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Prostate Cancer
Volume 2011, Article ID 580318, 12 pages
Review Article

Epigenetics in Prostate Cancer

1Indiana University Melvin and Bren Simon Cancer Center, Indianapolis, Indiana 46202, USA
2Veterans Affairs Medical Center and the Baylor College of Medicine, Houston, TX 77030, USA
3Department of Genitourinary Medical Oncology, M.D. Anderson Cancer Center, Houston, TX 77030, USA
4University of Miami Sylvester Comprehensive Cancer Center, Miami, FL 33136, USA
5Texas Oncology and U.S. Oncology Research, Houston, TX 77060, USA

Received 15 June 2011; Accepted 1 September 2011

Academic Editor: Craig Robson

Copyright © 2011 Costantine Albany et al. This is an open access article distributed under the Creative Commons Attribution License, which permits unrestricted use, distribution, and reproduction in any medium, provided the original work is properly cited.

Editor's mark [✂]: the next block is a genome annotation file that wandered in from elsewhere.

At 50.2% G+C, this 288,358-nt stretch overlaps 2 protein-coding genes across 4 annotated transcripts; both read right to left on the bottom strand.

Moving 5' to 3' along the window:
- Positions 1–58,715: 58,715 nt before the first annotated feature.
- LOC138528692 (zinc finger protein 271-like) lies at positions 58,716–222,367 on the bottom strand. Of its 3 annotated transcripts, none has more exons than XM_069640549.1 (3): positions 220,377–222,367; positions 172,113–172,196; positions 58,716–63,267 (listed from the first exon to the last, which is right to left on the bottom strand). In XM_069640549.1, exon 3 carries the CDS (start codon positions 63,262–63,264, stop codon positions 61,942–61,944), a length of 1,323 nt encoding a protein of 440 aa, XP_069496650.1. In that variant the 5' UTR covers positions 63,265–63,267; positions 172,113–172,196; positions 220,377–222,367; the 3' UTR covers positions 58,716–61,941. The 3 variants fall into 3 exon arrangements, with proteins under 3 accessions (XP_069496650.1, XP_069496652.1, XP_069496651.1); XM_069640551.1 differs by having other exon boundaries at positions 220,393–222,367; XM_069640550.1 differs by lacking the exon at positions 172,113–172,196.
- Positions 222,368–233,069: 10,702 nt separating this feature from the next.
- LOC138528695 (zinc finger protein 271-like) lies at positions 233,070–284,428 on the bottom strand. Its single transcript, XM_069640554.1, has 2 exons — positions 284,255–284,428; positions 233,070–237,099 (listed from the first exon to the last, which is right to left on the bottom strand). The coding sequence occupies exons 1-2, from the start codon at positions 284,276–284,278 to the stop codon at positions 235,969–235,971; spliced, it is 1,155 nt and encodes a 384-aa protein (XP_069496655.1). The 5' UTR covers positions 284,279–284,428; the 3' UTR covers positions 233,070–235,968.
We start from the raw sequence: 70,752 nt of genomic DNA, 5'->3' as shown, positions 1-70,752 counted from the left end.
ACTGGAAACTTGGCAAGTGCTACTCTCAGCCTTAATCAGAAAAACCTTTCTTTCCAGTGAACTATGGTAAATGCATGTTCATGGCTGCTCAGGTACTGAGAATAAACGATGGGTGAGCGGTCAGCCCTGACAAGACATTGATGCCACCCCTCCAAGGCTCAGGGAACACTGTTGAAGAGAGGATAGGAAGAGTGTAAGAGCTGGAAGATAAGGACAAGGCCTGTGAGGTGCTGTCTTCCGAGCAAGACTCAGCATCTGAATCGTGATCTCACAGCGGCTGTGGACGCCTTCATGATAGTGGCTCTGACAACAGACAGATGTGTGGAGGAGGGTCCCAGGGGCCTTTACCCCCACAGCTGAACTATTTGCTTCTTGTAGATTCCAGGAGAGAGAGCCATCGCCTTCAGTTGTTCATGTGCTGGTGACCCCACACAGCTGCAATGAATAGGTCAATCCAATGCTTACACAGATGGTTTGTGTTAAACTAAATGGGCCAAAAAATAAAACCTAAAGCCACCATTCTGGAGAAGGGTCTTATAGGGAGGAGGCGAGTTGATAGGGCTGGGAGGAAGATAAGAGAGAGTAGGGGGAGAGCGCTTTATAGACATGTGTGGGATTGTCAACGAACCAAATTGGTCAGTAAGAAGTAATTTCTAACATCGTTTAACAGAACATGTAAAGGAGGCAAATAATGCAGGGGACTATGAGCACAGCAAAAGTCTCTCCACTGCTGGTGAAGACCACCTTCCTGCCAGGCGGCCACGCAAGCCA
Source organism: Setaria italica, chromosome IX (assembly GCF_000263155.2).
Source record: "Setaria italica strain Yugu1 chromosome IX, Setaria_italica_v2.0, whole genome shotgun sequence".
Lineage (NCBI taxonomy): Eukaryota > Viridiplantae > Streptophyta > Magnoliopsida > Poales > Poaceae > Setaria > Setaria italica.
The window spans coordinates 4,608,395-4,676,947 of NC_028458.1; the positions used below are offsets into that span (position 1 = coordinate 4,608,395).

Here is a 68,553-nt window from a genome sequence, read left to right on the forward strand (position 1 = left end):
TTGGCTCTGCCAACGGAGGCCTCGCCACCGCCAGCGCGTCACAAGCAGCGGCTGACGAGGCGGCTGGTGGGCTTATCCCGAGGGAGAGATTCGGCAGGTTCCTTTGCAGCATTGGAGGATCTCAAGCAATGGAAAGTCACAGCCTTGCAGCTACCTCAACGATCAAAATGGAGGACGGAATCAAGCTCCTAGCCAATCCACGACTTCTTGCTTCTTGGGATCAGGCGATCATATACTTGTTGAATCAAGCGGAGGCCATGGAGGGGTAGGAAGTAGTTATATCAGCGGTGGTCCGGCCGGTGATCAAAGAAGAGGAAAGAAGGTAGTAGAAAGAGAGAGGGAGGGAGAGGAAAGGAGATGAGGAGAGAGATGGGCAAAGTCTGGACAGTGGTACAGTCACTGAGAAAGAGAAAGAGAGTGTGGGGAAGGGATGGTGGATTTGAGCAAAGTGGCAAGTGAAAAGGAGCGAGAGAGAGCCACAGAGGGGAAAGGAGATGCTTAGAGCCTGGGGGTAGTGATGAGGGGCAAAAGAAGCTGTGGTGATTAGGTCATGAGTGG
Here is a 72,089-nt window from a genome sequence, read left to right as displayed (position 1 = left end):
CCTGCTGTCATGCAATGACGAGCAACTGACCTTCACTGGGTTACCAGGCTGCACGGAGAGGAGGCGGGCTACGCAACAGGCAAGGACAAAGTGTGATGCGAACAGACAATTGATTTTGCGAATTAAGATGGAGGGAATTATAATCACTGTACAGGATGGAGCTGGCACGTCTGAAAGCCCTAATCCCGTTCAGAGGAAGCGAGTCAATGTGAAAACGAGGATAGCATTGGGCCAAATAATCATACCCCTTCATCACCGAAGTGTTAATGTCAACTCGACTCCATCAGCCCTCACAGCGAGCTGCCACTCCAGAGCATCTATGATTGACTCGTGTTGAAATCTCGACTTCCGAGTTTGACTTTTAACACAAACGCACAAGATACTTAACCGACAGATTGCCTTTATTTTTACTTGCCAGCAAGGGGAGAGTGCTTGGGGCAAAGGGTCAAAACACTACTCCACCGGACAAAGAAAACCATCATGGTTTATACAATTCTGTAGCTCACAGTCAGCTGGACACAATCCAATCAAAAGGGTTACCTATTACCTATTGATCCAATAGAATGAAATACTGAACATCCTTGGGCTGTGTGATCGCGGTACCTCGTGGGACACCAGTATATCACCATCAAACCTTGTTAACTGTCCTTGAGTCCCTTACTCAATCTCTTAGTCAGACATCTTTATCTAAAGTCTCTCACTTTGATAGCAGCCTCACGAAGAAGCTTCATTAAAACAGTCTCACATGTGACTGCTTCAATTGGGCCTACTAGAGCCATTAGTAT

Prostate cancer (PC) is the most commonly diagnosed nonskin malignancy and the second most common cause of cancer death among men in the United States. Epigenetics is the study of heritable changes in gene expression caused by mechanisms other than changes in the underlying DNA sequences. Two common epigenetic mechanisms, DNA methylation and histone modification, have demonstrated critical roles in prostate cancer growth and metastasis. DNA hypermethylation of cytosine-guanine (CpG) rich sequence islands within gene promoter regions is widespread during neoplastic transformation of prostate cells, suggesting that treatment-induced restoration of a “normal” epigenome could be clinically beneficial. Histone modification leads to altered tumor gene function by changing chromosome structure and the level of gene transcription. The reversibility of epigenetic aberrations and restoration of tumor suppression gene function have made them attractive targets for prostate cancer treatment with modulators that demethylate DNA and inhibit histone deacetylases.